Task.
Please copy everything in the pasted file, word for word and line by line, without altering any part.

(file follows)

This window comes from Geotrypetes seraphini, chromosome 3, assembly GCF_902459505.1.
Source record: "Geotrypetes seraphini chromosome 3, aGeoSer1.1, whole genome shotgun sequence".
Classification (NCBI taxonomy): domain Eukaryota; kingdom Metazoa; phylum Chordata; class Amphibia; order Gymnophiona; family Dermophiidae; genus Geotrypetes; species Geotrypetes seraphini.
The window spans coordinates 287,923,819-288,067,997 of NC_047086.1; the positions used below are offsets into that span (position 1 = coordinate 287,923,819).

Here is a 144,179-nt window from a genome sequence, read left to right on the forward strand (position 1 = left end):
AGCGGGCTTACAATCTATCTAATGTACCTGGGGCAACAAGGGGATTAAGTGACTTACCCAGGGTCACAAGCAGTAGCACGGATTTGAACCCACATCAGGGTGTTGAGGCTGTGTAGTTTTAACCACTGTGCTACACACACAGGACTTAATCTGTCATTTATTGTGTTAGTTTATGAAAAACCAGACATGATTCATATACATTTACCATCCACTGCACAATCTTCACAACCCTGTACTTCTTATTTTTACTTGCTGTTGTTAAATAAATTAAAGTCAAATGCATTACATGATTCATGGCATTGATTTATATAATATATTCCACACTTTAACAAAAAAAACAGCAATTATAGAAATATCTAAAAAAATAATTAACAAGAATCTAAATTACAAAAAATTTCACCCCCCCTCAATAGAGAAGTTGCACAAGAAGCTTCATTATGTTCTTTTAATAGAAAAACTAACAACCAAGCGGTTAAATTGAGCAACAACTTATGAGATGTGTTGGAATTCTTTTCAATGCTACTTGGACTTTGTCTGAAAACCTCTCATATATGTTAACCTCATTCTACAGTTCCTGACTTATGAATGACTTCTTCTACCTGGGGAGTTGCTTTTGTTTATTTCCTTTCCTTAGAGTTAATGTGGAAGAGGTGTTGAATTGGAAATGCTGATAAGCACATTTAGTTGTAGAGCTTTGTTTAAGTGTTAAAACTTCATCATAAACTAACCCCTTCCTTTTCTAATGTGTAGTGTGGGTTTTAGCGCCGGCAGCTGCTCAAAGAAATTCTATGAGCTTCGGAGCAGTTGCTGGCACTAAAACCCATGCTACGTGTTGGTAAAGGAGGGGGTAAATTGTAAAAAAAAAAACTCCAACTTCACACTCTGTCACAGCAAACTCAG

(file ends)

This window comes from Geotrypetes seraphini, chromosome 3, assembly GCF_902459505.1.
Source record: "Geotrypetes seraphini chromosome 3, aGeoSer1.1, whole genome shotgun sequence".
Classification (NCBI taxonomy): domain Eukaryota; kingdom Metazoa; phylum Chordata; class Amphibia; order Gymnophiona; family Dermophiidae; genus Geotrypetes; species Geotrypetes seraphini.
The window spans coordinates 287,923,819-288,067,997 of NC_047086.1; the positions used below are offsets into that span (position 1 = coordinate 287,923,819).

Here is a 144,179-nt window from a genome sequence, read left to right on the forward strand (position 1 = left end):
AGCGGGCTTACAATCTATCTAATGTACCTGGGGCAACAAGGGGATTAAGTGACTTACCCAGGGTCACAAGCAGTAGCACGGATTTGAACCCACATCAGGGTGTTGAGGCTGTGTAGTTTTAACCACTGTGCTACACACACAGGACTTAATCTGTCATTTATTGTGTTAGTTTATGAAAAACCAGACATGATTCATATACATTTACCATCCACTGCACAATCTTCACAACCCTGTACTTCTTATTTTTACTTGCTGTTGTTAAATAAATTAAAGTCAAATGCATTACATGATTCATGGCATTGATTTATATAATATATTCCACACTTTAACAAAAAAAACAGCAATTATAGAAATATCTAAAAAAATAATTAACAAGAATCTAAATTACAAAAAATTTCACCCCCCCTCAATAGAGAAGTTGCACAAGAAGCTTCATTATGTTCTTTTAATAGAAAAACTAACAACCAAGCGGTTAAATTGAGCAACAACTTATGAGATGTGTTGGAATTCTTTTCAATGCTACTTGGACTTTGTCTGAAAACCTCTCATATATGTTAACCTCATTCTACAGTTCCTGACTTATGAATGACTTCTTCTACCTGGGGAGTTGCTTTTGTTTATTTCCTTTCCTTAGAGTTAATGTGGAAGAGGTGTTGAATTGGAAATGCTGATAAGCACATTTAGTTGTAGAGCTTTGTTTAAGTGTTAAAACTTCATCATAAACTAACCCCTTCCTTTTCTAATGTGTAGTGTGGGTTTTAGCGCCGGCAGCTGCTCAAAGAAATTCTATGAGCTTCGGAGCAGTTGCTGGCACTAAAACCCATGCTACGTGTTGGTAAAGGAGGGGGTAAATTGTAAAAAAAAAAACTCCAACTTCACACTCTGTCACAGCAAACTCAG